Influence of peatland and land cover distribution on fire regimes in insular Southeast Asia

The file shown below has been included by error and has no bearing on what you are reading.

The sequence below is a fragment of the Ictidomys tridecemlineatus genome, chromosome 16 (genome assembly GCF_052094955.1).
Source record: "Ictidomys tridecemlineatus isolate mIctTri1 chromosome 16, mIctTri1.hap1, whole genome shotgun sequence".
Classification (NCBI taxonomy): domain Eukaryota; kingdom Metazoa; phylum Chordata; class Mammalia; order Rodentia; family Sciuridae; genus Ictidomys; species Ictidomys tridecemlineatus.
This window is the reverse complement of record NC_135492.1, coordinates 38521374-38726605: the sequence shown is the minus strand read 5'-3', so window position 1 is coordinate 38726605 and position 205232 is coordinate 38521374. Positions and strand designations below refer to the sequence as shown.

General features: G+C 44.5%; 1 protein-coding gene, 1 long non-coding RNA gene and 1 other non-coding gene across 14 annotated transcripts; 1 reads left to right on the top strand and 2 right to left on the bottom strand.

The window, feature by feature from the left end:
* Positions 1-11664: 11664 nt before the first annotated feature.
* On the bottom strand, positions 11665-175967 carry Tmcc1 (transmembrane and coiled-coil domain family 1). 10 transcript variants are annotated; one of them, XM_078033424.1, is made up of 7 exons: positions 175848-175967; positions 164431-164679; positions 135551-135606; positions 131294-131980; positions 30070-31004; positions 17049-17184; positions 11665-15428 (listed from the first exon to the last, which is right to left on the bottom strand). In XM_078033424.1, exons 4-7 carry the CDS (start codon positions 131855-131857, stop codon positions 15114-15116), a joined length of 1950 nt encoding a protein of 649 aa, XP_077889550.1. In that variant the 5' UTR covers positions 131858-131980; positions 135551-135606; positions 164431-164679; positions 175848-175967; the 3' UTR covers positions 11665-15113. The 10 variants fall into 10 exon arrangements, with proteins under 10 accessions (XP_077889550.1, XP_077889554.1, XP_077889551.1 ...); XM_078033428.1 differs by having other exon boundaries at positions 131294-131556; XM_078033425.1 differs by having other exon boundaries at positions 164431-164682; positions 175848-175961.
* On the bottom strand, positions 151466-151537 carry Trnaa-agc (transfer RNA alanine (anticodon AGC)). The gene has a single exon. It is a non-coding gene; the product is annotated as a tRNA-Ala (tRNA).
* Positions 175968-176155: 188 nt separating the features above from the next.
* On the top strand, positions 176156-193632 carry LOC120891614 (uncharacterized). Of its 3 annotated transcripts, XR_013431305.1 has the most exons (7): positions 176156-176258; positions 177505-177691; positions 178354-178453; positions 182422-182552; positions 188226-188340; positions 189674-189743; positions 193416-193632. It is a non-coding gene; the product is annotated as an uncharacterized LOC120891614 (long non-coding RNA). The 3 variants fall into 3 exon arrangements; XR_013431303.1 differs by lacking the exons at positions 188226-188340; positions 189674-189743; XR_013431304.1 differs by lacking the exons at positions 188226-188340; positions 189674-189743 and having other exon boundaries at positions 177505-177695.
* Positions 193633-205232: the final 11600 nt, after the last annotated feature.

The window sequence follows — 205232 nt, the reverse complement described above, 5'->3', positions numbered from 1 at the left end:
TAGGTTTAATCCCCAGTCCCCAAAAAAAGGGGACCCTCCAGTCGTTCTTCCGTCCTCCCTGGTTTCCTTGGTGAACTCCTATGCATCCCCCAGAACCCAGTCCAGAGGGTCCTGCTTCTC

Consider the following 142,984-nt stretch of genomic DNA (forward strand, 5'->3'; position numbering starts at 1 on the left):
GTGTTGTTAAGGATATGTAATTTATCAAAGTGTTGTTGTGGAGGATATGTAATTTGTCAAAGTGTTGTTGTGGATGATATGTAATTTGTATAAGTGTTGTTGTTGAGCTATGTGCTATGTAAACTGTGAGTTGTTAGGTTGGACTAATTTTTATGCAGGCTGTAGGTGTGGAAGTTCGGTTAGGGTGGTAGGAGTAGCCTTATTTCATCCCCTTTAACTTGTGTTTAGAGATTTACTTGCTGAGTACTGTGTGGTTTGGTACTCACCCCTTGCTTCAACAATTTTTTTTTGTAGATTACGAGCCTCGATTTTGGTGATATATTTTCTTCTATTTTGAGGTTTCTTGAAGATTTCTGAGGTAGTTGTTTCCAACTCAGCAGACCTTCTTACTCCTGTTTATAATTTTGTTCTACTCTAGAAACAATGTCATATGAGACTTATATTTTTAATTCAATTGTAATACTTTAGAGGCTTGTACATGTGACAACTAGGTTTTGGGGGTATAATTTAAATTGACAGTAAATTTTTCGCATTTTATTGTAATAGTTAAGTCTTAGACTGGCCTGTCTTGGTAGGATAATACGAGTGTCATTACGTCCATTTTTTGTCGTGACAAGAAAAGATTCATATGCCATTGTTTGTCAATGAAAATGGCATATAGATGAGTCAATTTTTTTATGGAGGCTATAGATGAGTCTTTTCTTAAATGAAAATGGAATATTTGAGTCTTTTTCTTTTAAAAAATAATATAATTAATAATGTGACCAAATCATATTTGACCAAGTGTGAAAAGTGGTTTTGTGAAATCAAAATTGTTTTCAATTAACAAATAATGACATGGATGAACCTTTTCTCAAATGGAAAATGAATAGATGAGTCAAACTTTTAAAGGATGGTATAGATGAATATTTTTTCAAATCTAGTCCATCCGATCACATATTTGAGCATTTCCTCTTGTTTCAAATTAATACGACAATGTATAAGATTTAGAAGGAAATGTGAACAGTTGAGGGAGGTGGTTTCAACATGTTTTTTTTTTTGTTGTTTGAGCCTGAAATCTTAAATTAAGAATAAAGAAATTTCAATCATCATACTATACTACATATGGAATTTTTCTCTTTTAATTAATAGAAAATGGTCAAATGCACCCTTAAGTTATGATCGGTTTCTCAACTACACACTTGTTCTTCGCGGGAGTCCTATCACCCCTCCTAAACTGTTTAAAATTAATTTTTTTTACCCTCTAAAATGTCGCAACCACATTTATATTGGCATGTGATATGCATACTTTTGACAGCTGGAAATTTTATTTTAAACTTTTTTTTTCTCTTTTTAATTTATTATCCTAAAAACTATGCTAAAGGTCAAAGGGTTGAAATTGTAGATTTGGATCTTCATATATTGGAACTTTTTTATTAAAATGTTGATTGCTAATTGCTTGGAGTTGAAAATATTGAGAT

Anthropogenic biomass burning in insular Southeast Asia facilitates conversion and degradation of ecosystems and emits high amounts of carbon into the atmosphere. We analyzed the influence of peat soil and land cover distribution on the occurrence and characteristics of vegetation fires. Two years of satellite-based active fire detections over Peninsular Malaysia, Sumatra, Borneo and Java were examined together with land cover and peatland maps. Our results showed that fire occurrence nearly tripled (23,000 → 68,000) from a wet La Niña year (2008) to a drier El Niño year (2009). In both years, fires were concentrated in peatlands (in 2009 41% of fires vs. 10% of land area), and the majority of large-scale burning took place in peatlands. Variation in peatland land cover within the study area was noticed to create remarkable different fire regimes. Biomass burning in the intensely managed Sumatran peatlands was characterized by large-scale land clearance fires that took place annually to varying extent. The largely unmanaged degraded peatland ecosystems of Borneo, on the other hand, experienced very little fire activity in a wet year but were ravaged by large-scale wildfires when El Niño conditions arose. We conclude that fire regime characteristics in insular Southeast Asia are strongly connected to occurrence of peat soil and land management status. This leads to high variation of fire activity within this region both annually (depending on weather patters) and over longer time range (depending on land cover/management issues) and greatly complicates estimation of the effects of fires.